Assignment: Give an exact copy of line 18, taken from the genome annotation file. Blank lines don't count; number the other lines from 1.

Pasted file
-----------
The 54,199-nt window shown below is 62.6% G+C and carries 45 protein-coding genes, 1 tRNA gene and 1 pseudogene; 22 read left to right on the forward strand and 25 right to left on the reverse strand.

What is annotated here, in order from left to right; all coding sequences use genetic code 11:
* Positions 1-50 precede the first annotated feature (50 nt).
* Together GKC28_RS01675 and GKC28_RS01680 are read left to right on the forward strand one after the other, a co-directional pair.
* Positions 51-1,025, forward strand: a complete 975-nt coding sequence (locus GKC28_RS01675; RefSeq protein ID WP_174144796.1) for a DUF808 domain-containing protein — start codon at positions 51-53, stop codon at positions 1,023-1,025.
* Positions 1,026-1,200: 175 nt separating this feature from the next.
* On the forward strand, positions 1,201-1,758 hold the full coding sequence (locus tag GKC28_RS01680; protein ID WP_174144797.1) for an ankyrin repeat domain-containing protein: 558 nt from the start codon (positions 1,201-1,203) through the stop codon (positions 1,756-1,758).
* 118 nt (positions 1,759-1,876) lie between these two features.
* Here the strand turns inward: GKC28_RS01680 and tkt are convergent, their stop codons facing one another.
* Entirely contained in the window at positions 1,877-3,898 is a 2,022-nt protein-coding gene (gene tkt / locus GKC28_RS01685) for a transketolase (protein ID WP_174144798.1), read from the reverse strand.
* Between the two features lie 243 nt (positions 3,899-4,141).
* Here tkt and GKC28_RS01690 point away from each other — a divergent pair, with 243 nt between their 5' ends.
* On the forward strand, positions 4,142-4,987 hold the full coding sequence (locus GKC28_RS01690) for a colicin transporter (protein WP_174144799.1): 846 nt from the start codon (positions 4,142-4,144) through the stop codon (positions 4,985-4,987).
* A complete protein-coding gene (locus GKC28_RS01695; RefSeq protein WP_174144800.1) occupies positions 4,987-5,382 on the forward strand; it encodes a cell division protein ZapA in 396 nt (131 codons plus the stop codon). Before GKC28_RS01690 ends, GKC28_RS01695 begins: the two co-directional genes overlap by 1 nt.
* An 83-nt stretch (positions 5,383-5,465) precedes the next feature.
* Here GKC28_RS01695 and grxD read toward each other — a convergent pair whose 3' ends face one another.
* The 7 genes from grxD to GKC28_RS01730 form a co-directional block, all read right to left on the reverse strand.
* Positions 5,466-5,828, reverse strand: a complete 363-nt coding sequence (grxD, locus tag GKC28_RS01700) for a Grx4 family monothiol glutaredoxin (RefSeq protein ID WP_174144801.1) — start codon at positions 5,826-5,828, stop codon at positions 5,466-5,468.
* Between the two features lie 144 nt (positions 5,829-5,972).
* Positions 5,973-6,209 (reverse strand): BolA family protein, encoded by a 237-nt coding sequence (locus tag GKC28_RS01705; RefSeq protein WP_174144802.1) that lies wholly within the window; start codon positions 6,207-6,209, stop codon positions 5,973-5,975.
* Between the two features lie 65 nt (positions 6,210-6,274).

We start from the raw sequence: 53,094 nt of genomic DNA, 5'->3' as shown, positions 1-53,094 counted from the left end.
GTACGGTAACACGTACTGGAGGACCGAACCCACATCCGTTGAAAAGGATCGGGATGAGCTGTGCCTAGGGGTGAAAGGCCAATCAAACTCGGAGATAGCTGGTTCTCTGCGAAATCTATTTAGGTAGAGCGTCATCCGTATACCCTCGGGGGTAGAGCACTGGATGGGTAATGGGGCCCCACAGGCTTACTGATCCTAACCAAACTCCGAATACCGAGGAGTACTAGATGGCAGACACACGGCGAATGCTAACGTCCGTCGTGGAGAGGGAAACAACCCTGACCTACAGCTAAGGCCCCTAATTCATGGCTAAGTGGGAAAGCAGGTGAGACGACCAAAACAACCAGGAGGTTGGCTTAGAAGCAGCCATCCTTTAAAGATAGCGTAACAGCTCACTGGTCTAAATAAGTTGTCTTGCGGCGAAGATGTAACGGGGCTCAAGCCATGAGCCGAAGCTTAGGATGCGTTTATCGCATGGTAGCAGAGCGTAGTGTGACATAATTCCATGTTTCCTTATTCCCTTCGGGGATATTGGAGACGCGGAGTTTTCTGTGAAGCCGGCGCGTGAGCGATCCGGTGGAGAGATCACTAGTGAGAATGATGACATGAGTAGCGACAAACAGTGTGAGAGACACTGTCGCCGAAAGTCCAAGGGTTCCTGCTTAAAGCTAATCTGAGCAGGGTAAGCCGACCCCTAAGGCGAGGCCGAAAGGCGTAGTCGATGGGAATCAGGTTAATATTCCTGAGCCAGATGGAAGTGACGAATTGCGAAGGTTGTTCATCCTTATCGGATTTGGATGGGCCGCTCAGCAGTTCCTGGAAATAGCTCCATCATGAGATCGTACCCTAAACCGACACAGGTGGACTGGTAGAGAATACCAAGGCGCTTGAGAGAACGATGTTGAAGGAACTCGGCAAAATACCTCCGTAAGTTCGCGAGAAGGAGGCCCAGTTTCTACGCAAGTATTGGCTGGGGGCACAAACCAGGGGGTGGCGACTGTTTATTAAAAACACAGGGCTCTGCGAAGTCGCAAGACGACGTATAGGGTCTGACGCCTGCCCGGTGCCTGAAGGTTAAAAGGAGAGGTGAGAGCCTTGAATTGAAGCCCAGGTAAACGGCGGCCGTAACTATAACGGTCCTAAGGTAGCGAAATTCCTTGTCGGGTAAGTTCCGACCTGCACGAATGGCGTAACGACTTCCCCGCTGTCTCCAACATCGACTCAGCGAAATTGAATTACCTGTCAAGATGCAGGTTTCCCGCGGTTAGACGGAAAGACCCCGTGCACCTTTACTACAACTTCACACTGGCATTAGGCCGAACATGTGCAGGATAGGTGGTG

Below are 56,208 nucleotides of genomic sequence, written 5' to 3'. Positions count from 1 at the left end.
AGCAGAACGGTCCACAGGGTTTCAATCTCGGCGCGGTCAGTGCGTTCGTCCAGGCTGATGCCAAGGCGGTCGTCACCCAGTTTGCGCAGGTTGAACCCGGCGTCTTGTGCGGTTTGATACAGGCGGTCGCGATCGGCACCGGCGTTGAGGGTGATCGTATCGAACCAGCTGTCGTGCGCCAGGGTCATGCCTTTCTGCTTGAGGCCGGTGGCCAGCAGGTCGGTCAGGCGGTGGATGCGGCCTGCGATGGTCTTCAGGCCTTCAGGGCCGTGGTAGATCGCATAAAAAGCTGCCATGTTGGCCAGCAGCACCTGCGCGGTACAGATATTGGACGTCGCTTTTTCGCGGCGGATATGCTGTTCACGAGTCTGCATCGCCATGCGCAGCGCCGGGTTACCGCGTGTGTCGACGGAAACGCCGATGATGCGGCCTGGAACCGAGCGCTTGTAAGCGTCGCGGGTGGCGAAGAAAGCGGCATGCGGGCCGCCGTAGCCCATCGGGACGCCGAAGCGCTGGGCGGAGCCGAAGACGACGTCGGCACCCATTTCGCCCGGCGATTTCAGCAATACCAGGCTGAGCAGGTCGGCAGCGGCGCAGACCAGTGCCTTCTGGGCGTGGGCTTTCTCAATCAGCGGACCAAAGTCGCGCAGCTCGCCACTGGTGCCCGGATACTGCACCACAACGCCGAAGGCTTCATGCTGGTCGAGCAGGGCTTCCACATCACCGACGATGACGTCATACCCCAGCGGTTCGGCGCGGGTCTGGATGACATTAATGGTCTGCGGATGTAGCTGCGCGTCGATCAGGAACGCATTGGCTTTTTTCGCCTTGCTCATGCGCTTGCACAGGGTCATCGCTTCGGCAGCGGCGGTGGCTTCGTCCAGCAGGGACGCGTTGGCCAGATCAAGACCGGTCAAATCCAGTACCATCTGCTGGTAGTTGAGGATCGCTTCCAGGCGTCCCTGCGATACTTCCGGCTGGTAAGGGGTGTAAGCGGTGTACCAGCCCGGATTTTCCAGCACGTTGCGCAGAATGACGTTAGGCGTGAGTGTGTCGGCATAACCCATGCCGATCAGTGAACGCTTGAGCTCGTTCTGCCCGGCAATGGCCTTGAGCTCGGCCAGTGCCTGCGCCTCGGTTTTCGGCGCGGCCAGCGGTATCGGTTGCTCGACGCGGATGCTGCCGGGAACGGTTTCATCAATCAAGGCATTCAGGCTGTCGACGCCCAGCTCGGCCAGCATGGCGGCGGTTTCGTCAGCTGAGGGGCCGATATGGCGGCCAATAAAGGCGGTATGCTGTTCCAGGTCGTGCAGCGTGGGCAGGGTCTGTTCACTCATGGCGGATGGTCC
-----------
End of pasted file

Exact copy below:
* Positions 5,466-5,828, reverse strand: a complete 363-nt coding sequence (grxD, locus tag GKC28_RS01700) for a Grx4 family monothiol glutaredoxin (RefSeq protein ID WP_174144801.1) — start codon at positions 5,826-5,828, stop codon at positions 5,466-5,468.